Stephen Meyer describes the existential angst he experienced in his early teens in the interview with Sean McDowell that is embedded in its entirety at end of this article. Meyer majored in physics and geology, but he accumulated a minor in philosophy on his way to an undergraduate degree. His interest in philosophy was driven by the existential angst he felt as a young man.
(Stephen would become a geophysicist and college professor and would go on to obtain a Masters n Philosophy and a Ph.D in the philosophy of science from the University of Cambridge. He now directs Discovery Institute’s Center for Science and Culture in Seattle and authored the New York Times best seller Darwin’s Doubt: The Explosive Origin of Animal Life and the Case for Intelligent Design (HarperOne, 2013), Signature in the Cell: DNA and the Evidence for Intelligent Design (HarperOne, 2009), which was named a Book of the Year by the Times (of London) Literary Supplement in 2009, and more recently, The Return of the God Hypothesis (HarperOne, 2021).)
Meyer wanted to be popular and good at sports, like most teenager’s, but that wasn’t going well for him. A couple of nights before a planned ski trip with his father, some “weird questions” started “popping” into his mind: “What’s it going to matter in a hundred years?” He was initially troubled by it, but anticipation for the ski trip distracted him for the time being.
On the skiing trip, however, he broke his leg badly. He woke up from an operation with a full leg cast. Several days in the hospital and limitations on his mobility stirred his active teenage brain to dwell on the questions that haunted him before the trip.
While he was in the hospital, his father brought him a book on the history of baseball. As he read the book, he began to notice that the stories all ended the same way. The great prospects were scouted. They came up to the majors with budding promise. They had a fantastic career. They accumulated records, and they retired… and, “Then what?” He wondered.
In his 14-year old mind, baseball was the greatest thing a person could do, but he wondered, “In a hundred years, would anyone remember those accomplishments?”
His own mundane routines of life – getting up in the morning, taking the bus to school, coming home, doing his homework and chores, and getting up in the morning to do it all again – led him to fear “that nothing I was doing was going to amount to anything”.
He added the routine of hobbling to the mailbox each day to get the newspaper to read the baseball box scores. As days went by, he became conscious of the dates on the newspapers. Each day a new date, one after the other, with each one passing into his memory. Snap your finger one moment, he realized, and the next moment you are remembering the moment you snapped your finger, but it was gone.
He became aware of the ephemeral nature of time, and began to wonder, “What is it that is the same all the time and is the basis for binding all these passing sense impressions together?” these questions led to the conclusion, “Unless there is something that doesn’t change, everything that is constantly changing has no lasting reality, let alone meaning.”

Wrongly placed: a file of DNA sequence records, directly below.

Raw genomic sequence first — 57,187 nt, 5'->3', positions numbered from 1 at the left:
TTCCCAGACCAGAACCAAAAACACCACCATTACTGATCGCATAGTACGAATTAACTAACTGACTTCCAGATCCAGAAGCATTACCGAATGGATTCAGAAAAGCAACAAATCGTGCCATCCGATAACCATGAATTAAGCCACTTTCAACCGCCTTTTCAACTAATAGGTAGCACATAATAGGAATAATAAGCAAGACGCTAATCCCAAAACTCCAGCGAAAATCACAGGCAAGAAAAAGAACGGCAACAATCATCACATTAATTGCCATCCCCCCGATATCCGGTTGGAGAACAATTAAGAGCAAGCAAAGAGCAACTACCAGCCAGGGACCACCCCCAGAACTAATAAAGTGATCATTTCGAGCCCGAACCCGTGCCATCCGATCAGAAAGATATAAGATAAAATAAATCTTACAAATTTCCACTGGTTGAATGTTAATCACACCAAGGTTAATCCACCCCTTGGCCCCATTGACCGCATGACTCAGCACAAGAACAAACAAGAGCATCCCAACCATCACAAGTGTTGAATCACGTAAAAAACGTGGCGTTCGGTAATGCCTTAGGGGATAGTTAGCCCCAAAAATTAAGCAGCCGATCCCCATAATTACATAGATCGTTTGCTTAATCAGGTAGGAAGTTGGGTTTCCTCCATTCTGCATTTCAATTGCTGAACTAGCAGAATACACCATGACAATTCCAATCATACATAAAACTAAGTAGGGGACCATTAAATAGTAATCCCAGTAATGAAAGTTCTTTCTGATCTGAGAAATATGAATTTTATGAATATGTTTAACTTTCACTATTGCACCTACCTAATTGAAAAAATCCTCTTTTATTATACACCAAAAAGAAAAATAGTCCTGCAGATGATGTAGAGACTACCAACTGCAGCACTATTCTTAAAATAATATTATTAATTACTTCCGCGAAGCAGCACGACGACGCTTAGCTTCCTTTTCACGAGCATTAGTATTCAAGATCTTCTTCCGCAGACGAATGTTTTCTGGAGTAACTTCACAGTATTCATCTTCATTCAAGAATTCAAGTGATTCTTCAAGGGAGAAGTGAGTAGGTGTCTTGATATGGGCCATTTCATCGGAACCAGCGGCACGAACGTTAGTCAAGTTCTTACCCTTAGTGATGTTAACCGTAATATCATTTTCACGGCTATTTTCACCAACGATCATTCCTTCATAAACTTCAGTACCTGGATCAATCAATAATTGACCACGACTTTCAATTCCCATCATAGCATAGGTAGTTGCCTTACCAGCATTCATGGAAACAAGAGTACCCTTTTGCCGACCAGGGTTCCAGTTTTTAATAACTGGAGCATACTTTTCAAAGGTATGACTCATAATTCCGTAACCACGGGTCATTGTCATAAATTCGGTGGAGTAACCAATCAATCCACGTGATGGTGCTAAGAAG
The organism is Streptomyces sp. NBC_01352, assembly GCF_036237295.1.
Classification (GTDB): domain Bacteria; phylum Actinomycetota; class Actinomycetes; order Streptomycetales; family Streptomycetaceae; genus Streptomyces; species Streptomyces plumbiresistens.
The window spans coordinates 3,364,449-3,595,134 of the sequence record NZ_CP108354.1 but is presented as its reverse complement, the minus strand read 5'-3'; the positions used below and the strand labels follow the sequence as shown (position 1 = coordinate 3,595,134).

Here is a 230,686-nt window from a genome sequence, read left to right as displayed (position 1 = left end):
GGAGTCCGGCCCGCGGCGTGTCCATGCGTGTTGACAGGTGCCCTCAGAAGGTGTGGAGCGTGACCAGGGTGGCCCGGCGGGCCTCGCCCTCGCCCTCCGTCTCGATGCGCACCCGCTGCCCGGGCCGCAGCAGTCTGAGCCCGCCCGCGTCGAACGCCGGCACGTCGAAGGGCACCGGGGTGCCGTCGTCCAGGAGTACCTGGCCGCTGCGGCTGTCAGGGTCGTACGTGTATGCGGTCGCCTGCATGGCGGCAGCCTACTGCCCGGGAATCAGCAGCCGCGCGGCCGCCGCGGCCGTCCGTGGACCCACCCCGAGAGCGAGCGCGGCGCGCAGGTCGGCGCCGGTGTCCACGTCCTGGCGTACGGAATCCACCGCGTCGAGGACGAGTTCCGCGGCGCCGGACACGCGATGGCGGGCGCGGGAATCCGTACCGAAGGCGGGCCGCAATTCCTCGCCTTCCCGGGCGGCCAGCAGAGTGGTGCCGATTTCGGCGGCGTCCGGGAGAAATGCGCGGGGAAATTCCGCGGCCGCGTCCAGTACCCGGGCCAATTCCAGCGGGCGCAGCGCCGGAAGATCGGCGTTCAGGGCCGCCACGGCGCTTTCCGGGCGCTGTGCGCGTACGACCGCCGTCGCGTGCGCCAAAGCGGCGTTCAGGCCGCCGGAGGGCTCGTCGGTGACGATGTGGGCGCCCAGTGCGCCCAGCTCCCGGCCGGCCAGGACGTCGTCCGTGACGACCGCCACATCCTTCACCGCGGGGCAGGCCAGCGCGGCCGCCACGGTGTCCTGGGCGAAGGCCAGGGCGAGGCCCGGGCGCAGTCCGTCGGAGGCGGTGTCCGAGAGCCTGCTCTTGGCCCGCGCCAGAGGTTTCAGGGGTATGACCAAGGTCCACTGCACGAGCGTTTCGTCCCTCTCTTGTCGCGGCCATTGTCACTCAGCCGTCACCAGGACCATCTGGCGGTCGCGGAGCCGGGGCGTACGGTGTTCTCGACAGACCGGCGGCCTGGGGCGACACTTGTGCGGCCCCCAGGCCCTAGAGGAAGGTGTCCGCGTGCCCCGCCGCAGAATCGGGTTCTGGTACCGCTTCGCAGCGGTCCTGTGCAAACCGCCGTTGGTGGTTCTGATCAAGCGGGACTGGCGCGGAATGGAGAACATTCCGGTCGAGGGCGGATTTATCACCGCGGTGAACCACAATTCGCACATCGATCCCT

He had no reason to believe, at that time, that there was an answer to this angst. There was no reason to believe there was anything that was always the same, that was unchanging. There was nothing evident to him to tether the ever changing world of his experience.
I recall early in my life a time of deep unsettling angst. I was maybe around 5-7 years old, when we watched a reel of home movies of my father and grandparents and me as a younger child. This was, perhaps, my first awareness of the passage of time.
I don’t know if I dreamt this, or imagined it, or whether it was a “vision”, but what I recall was “real”. I still remember it, though the immediacy of the feelings that went with it have faded. I experienced the sensation of floating in the unimaginably vast emptiness and expanse of space – alone – not connected to anyone or anything.
Terrifying is not the right word for the feeling I felt, but I can’t come up with a better description. I imagine now that the same or similar gnawing feeling is what Meyer experienced as he wrestled with the questions whirling in his young mind.
Meyer realized one day, as he had a strong urge to ask his parents, that his parents could offer him no better solution, that there was no sense even asking. Stephen Meyer remembers looking at his windowsill in his leg cast and staring at the pattern in the wood. He wondered, “How do I know that what I am seeing is really there and not just something that is going on in my brain?”
At that point his next thought was, “I wonder if this is what it means to be insane?” Then arose the fear that led to a new fear that the questions meant there was something wrong with him. If his parents had taken him to a psychologist then, he might have been diagnosed with anxiety leading to a panic attack.
In college, though, Meyer was able to find some clarity and context for his experience in the study of existentialism: “Without an infinite reference point, nothing finite has any ultimate meaning or value.” (Paraphrasing John Paul Sartre). Meyer realized, “That was what was bothering me!”
Everything is in flux from our human vantage point. Everything is passing, passing, passing….. Nothing has any lasting meaning or value from the position of a finite being. The anxiety he felt was a “metaphysical anxiety”.
Stephen Meyer’s journey is somewhat similar to mine, except for the details. This journey is common to human experience, and it has ancient roots. Anyone who has spent any time reading Ecclesiastes knows what I am talking about.Continue reading “The Paths that Diverge at the Crossroads of Existential Angst”